Chet Mogler at Pig Hill West

Chet Mogler stand outside Pig Hill West, a 54,000-square-foot facility north of Alvord that houses 4,400 sows. He was among nine pig farmers from around the state to be chosen for the 2018 class of Master Pork Producers.

ALVORD—Chet Mogler has accomplished quite a bit in the time since he began managing his family’s pig farm in 2011.

The 30-year-old oversees operations at the new Pig Hill West sow farm, a 54,000-square-foot facility that houses 4,400 sows north of Alvord.

The facility was completed in December 2016, having expanded from the 900-head sow operation it was when he took over management.

In early 2018, Mogler learned he and his wife, Cassie, had been nominated for the Master Pork Producer award for Lyon County.

“It’s kind of a family award so to speak,” Mogler said, adding that Cassie is a stay-at-home mom for their five children.

The Moglers went on to be chosen as one of nine pig farmers across the state for the 2018 class of Master Pork Producers, which the Iowa Pork Producers Association inducted at the Iowa Pork Congress in January.

“It’s kind of a nice evening away to get recognized for your attempt at being a successful pork producer,” Mogler said.

Part of the criteria he had to meet to be chosen for the honor is abiding by the We Care principles set forth by the Iowa Pork Producers Association. Those involve maintaining clean facilities to produce safe food, ensuring the pigs are well cared for, using resources responsibly and contributing positively to the community.

Pig Hill uses biosecurity measures such as air filtration system to prevent outside diseases from being introduced to the pigs or the feed they eat. Mogler also said his facility uses a GPS tracking system to efficiently apply pig manure as a fertilizer to the farm’s crop fields that grow produce used as feed for the pigs.

Despite the reliance on advanced technology, human workers remain essential to the operation. Since finishing the expansion, he hired 15 full-time employees at Pig Hill.

“High-skilled animal husbandry is still always something that will need to be done by people,” Mogler said.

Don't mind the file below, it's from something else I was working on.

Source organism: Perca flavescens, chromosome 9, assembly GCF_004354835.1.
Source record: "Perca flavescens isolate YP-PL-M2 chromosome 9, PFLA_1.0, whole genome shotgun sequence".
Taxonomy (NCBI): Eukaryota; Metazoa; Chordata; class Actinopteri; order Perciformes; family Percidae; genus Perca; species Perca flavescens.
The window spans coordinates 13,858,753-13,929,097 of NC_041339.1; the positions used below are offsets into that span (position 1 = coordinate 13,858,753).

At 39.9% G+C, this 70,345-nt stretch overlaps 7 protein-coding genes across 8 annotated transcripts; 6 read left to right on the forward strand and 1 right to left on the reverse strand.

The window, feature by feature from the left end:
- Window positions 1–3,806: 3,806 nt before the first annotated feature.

Chet Mogler at Pig Hill West

Chet Mogler tries to get the attention of a pig inside one of Pig Hill West’s finishing barns, which houses about 800 pigs between 10 and 24 weeks old. 

Being recognized with the award was an opportunity for him to show that young people continue to play an active role in the agriculture industry.

“There are a lot of people who don’t have direct connection to the farm, so to speak,” he said, “so it is a good opportunity to share about what we do and to tell people where their food comes from and the importance we have as being, you know, a family ourselves, that we’re producing food for not only our family but our neighbors and people around the world.”

Mogler said he has had the chance to talk about the importance of farming with people he works with on the Lester Volunteer Fire Department and has spoken to students in the West Lyon School District.

In January, he visited two family consumer science classes to talk to the students about pork production and showed them how to prepare pork in the kitchen.

He recalls asking each class of about 25 students, “How many of you are connected to the farm on a regular basis?” and being surprised by the response.

“There were only six kids out of 50 that were connected to farming,” Mogler said. “So that just blew my mind of the importance of, even in our local area, sharing the story of where their food comes from.”

He also has advocated for the pork industry outside of Iowa.

While taking part in the Iowa Pork Leadership Academy in 2018, Mogler traveled to Washington, D.C., to promote the pork industry to state representatives. The group also went to California last year to visit the Port of Oakland where several Midwest exports, including pork, pass through to go overseas.

Even when he is working at Pig Hill, Mogler takes time to speak to his employees about the importance of their work.

“We produce enough pork to feed about 600,000 Americans every year. That’s kind of the way I look at it,” he said.

“When I’m talking to my employees, I’m saying, ‘You’re part of a system that is responsible for feeding a half million people, their pork needs for the year.’”